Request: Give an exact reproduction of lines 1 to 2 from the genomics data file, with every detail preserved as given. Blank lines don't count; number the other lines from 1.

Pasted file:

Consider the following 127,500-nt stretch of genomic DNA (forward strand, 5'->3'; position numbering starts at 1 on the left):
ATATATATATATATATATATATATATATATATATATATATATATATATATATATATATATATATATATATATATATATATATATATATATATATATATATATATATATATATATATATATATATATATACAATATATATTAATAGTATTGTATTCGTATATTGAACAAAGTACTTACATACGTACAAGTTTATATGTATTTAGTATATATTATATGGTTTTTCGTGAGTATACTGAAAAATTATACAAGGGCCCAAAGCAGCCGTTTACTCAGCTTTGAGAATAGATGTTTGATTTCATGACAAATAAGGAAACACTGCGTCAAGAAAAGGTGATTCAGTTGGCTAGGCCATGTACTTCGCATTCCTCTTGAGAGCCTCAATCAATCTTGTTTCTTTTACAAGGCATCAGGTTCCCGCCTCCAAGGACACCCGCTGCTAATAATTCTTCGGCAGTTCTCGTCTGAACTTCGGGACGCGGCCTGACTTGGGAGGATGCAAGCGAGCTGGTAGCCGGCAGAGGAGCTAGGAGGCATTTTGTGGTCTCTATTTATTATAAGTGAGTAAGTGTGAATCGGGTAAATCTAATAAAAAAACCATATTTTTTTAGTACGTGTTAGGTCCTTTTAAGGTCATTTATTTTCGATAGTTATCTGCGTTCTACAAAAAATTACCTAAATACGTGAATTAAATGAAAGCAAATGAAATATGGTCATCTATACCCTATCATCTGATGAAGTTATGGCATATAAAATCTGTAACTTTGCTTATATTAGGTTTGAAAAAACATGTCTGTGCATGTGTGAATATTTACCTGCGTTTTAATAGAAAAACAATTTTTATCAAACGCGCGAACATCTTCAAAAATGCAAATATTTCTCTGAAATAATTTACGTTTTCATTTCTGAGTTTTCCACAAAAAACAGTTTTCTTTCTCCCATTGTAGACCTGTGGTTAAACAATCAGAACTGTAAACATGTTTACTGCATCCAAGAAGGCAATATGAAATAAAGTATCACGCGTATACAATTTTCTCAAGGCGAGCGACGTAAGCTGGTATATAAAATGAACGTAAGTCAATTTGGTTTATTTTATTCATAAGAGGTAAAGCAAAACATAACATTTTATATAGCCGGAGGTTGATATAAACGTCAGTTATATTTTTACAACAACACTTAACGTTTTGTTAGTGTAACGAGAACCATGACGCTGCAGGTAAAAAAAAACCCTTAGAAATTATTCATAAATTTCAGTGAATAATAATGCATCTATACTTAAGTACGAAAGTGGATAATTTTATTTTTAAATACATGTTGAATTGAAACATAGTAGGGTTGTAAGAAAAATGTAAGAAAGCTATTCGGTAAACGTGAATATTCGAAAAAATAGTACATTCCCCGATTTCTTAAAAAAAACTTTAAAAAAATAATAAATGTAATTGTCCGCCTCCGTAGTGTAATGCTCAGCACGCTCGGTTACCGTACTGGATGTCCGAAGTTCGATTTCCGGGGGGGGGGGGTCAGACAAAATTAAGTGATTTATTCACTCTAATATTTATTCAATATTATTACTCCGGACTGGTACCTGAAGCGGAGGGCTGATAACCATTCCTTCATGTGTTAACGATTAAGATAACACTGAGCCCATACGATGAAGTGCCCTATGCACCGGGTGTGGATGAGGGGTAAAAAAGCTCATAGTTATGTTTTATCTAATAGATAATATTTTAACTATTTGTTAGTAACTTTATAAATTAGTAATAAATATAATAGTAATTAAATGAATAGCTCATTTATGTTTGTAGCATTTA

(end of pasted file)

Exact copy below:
Consider the following 127,500-nt stretch of genomic DNA (forward strand, 5'->3'; position numbering starts at 1 on the left):
ATATATATATATATATATATATATATATATATATATATATATATATATATATATATATATATATATATATATATATATATATATATATATATATATATATATATATATATATATATATATATATATATACAATATATATTAATAGTATTGTATTCGTATATTGAACAAAGTACTTACATACGTACAAGTTTATATGTATTTAGTATATATTATATGGTTTTTCGTGAGTATACTGAAAAATTATACAAGGGCCCAAAGCAGCCGTTTACTCAGCTTTGAGAATAGATGTTTGATTTCATGACAAATAAGGAAACACTGCGTCAAGAAAAGGTGATTCAGTTGGCTAGGCCATGTACTTCGCATTCCTCTTGAGAGCCTCAATCAATCTTGTTTCTTTTACAAGGCATCAGGTTCCCGCCTCCAAGGACACCCGCTGCTAATAATTCTTCGGCAGTTCTCGTCTGAACTTCGGGACGCGGCCTGACTTGGGAGGATGCAAGCGAGCTGGTAGCCGGCAGAGGAGCTAGGAGGCATTTTGTGGTCTCTATTTATTATAAGTGAGTAAGTGTGAATCGGGTAAATCTAATAAAAAAACCATATTTTTTTAGTACGTGTTAGGTCCTTTTAAGGTCATTTATTTTCGATAGTTATCTGCGTTCTACAAAAAATTACCTAAATACGTGAATTAAATGAAAGCAAATGAAATATGGTCATCTATACCCTATCATCTGATGAAGTTATGGCATATAAAATCTGTAACTTTGCTTATATTAGGTTTGAAAAAACATGTCTGTGCATGTGTGAATATTTACCTGCGTTTTAATAGAAAAACAATTTTTATCAAACGCGCGAACATCTTCAAAAATGCAAATATTTCTCTGAAATAATTTACGTTTTCATTTCTGAGTTTTCCACAAAAAACAGTTTTCTTTCTCCCATTGTAGACCTGTGGTTAAACAATCAGAACTGTAAACATGTTTACTGCATCCAAGAAGGCAATATGAAATAAAGTATCACGCGTATACAATTTTCTCAAGGCGAGCGACGTAAGCTGGTATATAAAATGAACGTAAGTCAATTTGGTTTATTTTATTCATAAGAGGTAAAGCAAAACATAACATTTTATATAGCCGGAGGTTGATATAAACGTCAGTTATATTTTTACAACAACACTTAACGTTTTGTTAGTGTAACGAGAACCATGACGCTGCAGGTAAAAAAAAACCCTTAGAAATTATTCATAAATTTCAGTGAATAATAATGCATCTATACTTAAGTACGAAAGTGGATAATTTTATTTTTAAATACATGTTGAATTGAAACATAGTAGGGTTGTAAGAAAAATGTAAGAAAGCTATTCGGTAAACGTGAATATTCGAAAAAATAGTACATTCCCCGATTTCTTAAAAAAAACTTTAAAAAAATAATAAATGTAATTGTCCGCCTCCGTAGTGTAATGCTCAGCACGCTCGGTTACCGTACTGGATGTCCGAAGTTCGATTTCCGGGGGGGGGGGGTCAGACAAAATTAAGTGATTTATTCACTCTAATATTTATTCAATATTATTACTCCGGACTGGTACCTGAAGCGGAGGGCTGATAACCATTCCTTCATGTGTTAACGATTAAGATAACACTGAGCCCATACGATGAAGTGCCCTATGCACCGGGTGTGGATGAGGGGTAAAAAAGCTCATAGTTATGTTTTATCTAATAGATAATATTTTAACTATTTGTTAGTAACTTTATAAATTAGTAATAAATATAATAGTAATTAAATGAATAGCTCATTTATGTTTGTAGCATTTA